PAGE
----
GitLab and the Need for Client Transparency

We here at ClearlyAgile are strong proponents for distributed source control systems (namely Git) and are happy users of GitLab, a cloud-based Git repository manager.  GitLab allows us to utilize Git to manage our software revisions without having to worry about maintaining the infrastructure to provide a central repository for our developers.  It was easy to set up and integrate with and has been a joy to work with.

Recently though (1/31/2017), GitLab suffered a major outage (over 20+ hours) because of an accidental production metadata deletion by one of their developers.  An embarrassing situation for the developer responsible and the company as a whole.  In this same situation in the past, many companies have resorted to the following options:

#1 Cover up the problem or blame someone or something else external to the company.

#2 Pretend the problem doesn't exist, blame the user or ignore it until is goes away.

#3 Come clean about the problem and resolution.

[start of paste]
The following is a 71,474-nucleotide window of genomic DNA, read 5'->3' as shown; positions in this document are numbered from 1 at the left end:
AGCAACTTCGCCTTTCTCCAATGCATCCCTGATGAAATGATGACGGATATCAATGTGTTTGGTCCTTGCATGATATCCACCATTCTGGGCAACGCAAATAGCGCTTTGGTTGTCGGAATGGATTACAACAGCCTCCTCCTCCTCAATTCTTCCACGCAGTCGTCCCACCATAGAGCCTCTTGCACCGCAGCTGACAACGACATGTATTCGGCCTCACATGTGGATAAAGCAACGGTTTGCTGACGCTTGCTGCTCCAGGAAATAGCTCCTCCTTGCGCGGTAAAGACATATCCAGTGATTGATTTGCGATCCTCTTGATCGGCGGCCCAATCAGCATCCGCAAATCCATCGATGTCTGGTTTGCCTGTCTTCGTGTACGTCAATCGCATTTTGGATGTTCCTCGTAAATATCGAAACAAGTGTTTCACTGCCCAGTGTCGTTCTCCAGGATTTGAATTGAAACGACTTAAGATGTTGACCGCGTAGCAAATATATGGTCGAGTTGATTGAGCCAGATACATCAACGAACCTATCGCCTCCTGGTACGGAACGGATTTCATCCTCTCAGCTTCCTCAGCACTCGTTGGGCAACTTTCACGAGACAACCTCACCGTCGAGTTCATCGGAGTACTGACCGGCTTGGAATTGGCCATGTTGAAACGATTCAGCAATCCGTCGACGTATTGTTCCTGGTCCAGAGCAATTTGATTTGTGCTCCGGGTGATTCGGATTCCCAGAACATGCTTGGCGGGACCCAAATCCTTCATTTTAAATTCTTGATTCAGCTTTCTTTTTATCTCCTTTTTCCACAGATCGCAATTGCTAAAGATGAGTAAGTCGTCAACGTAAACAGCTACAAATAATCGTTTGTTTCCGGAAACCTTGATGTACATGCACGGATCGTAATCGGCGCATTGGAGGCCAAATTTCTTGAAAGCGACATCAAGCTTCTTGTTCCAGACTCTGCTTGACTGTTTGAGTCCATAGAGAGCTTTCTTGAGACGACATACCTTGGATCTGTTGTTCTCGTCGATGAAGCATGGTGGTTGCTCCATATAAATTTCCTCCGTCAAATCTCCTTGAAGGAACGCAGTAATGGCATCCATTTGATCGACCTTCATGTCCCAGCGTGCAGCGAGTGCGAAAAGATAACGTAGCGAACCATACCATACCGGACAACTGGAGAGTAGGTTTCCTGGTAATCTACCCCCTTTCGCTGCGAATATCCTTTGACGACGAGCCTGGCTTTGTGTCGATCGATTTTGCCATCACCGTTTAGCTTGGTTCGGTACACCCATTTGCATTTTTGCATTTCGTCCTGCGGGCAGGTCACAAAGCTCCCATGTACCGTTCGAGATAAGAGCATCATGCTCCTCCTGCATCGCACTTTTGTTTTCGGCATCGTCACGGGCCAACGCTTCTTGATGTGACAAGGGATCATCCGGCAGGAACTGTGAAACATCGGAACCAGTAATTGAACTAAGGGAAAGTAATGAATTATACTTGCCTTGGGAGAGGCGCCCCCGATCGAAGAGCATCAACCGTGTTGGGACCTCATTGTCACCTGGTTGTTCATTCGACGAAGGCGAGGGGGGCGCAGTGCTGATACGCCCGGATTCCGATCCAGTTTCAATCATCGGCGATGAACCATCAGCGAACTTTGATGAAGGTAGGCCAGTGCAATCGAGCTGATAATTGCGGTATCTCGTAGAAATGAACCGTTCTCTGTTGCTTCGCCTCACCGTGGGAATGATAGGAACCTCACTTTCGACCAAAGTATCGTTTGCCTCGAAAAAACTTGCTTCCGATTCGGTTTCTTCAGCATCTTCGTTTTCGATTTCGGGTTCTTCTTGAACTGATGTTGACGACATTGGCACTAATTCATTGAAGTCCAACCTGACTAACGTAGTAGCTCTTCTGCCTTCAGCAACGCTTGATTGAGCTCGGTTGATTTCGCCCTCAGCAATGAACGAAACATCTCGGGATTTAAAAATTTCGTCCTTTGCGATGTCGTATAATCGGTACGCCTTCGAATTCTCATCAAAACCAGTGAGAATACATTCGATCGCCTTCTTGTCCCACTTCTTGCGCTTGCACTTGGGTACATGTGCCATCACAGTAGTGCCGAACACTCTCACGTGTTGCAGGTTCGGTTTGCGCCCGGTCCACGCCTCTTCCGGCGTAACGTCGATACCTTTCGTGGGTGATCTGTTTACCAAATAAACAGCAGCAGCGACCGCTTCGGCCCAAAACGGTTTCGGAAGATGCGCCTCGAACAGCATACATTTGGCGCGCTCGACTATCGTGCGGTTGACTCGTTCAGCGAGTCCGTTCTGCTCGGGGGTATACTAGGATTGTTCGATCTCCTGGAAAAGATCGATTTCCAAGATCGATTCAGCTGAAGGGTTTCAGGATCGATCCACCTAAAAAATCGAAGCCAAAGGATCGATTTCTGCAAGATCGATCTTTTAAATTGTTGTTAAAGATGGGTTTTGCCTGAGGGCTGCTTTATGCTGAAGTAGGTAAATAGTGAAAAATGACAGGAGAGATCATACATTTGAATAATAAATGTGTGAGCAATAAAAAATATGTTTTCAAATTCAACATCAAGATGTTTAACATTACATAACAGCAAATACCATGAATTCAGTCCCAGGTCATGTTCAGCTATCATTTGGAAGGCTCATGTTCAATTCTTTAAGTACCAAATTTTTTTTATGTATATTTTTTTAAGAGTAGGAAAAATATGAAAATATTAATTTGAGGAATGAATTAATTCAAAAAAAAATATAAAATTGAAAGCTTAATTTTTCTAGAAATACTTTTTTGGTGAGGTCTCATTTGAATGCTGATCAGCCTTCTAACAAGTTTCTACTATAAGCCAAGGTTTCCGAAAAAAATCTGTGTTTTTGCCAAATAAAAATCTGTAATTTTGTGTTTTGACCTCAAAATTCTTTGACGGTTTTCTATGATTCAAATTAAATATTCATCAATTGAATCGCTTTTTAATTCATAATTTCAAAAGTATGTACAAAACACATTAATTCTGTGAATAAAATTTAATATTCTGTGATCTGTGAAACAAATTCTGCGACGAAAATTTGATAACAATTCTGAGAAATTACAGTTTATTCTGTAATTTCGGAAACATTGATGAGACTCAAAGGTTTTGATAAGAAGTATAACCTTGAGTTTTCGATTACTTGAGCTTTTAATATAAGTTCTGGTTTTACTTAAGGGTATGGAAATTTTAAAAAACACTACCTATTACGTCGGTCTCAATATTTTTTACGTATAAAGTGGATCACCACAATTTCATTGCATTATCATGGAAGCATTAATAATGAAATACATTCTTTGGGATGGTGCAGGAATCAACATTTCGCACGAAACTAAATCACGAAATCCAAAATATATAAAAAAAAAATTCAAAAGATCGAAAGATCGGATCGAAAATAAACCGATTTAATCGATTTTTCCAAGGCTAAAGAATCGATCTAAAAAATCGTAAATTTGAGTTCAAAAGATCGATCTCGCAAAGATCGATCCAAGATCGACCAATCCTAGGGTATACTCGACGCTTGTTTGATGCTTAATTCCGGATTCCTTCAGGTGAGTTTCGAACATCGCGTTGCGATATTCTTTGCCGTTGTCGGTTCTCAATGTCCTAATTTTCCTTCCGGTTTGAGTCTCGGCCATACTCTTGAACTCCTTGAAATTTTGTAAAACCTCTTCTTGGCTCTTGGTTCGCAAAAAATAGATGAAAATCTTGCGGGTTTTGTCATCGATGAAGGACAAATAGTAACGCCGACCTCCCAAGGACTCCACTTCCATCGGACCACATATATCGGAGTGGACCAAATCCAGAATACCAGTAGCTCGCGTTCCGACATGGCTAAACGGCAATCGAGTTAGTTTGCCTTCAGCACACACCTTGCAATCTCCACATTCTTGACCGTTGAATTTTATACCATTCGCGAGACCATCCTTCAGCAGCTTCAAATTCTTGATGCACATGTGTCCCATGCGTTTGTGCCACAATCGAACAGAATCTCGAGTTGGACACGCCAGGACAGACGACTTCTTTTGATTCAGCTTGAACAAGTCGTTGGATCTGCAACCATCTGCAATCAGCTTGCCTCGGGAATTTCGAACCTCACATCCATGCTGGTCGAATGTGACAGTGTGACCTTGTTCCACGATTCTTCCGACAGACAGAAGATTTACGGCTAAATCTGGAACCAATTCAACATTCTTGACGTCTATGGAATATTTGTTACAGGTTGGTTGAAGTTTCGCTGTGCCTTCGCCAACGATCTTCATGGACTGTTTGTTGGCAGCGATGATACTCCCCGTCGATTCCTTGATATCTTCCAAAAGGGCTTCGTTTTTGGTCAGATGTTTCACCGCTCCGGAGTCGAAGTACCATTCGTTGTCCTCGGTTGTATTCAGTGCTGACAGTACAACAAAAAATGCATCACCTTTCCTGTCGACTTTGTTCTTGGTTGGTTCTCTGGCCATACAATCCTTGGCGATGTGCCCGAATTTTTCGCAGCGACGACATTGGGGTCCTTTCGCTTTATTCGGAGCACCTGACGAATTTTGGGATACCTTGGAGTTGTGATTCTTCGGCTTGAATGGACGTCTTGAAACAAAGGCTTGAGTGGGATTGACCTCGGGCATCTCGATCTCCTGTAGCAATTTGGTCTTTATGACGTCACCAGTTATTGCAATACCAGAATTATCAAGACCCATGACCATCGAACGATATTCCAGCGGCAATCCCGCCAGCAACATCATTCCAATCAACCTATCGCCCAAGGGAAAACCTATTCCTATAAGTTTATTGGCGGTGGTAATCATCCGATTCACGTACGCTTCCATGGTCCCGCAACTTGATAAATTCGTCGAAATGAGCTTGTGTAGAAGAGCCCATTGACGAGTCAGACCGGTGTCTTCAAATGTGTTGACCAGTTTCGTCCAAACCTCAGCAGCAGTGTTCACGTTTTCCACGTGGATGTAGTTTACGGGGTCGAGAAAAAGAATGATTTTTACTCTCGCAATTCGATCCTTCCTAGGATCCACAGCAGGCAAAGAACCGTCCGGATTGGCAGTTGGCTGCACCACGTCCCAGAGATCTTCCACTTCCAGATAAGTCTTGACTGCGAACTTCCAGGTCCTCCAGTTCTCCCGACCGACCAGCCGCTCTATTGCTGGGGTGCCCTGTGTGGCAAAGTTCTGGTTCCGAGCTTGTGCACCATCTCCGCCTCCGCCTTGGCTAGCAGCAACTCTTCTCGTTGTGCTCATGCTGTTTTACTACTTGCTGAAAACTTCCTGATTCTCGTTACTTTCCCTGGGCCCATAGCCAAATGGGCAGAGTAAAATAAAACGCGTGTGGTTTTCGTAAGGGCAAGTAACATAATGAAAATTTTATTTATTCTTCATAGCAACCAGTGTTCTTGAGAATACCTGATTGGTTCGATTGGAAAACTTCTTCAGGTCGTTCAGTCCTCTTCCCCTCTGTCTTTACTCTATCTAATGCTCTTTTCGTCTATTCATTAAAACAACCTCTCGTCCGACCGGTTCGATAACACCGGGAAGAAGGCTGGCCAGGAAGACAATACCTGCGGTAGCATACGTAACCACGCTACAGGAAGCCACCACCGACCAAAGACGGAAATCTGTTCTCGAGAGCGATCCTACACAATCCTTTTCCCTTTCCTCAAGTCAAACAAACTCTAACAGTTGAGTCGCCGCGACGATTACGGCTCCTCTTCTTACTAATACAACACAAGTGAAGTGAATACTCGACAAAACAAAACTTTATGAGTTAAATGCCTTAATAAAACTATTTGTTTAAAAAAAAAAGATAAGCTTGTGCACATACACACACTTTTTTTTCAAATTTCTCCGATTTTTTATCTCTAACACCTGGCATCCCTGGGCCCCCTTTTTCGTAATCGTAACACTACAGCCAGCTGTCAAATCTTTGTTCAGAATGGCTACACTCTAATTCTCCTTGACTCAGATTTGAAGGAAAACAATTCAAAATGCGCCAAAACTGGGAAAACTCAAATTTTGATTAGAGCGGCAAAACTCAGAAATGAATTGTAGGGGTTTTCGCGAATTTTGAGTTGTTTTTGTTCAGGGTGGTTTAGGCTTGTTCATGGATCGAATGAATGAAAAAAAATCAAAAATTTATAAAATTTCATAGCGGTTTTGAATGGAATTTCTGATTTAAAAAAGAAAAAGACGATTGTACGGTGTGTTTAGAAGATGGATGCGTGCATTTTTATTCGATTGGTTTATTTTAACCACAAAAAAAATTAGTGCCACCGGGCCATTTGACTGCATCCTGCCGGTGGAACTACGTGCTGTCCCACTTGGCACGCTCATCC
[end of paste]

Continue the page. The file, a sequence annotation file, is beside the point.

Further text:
We were directly affected by this outage as we were getting ready for a major code push but were glad that the GitLab team went with option #3.  They posted about the problem on their status twitter (https://twitter.com/gitlabstatus) and were forthcoming about the root cause of the issue right from the start; even though it did not put them in the best light.  They also published updates on the resolution to the problem every hour and even did a live stream with their developers as they restored their backups!!! 

As a direct result of their openness and honesty about the problem, the company endeared themselves with their current customers (us included) and gained more respect throughout the community as a whole.  Customers were actually supportive of the company during the downtime rather than angry or upset.  

We hear at ClearlyAgile have this same approach with our clients.  Our Sprint process with a real live demo every two weeks allows us to show our clients progress on their projects and discuss good news and bad news right as it happens.  That level of transparency was a scary proposition at first, but our clients appreciated it and that approach allowed us to form real, meaningful partnerships with them.  Like GitLab, our open and honest communication with our clients created a great relationship built around trust in the team.  

Other companies can definitely take a lesson from this approach.  Customers want to know that the companies they do business with really care about their individual success and that they are not just another project or another number on a spreadsheet.  Thank you GitLab for a great product and a great response to a complicated problem!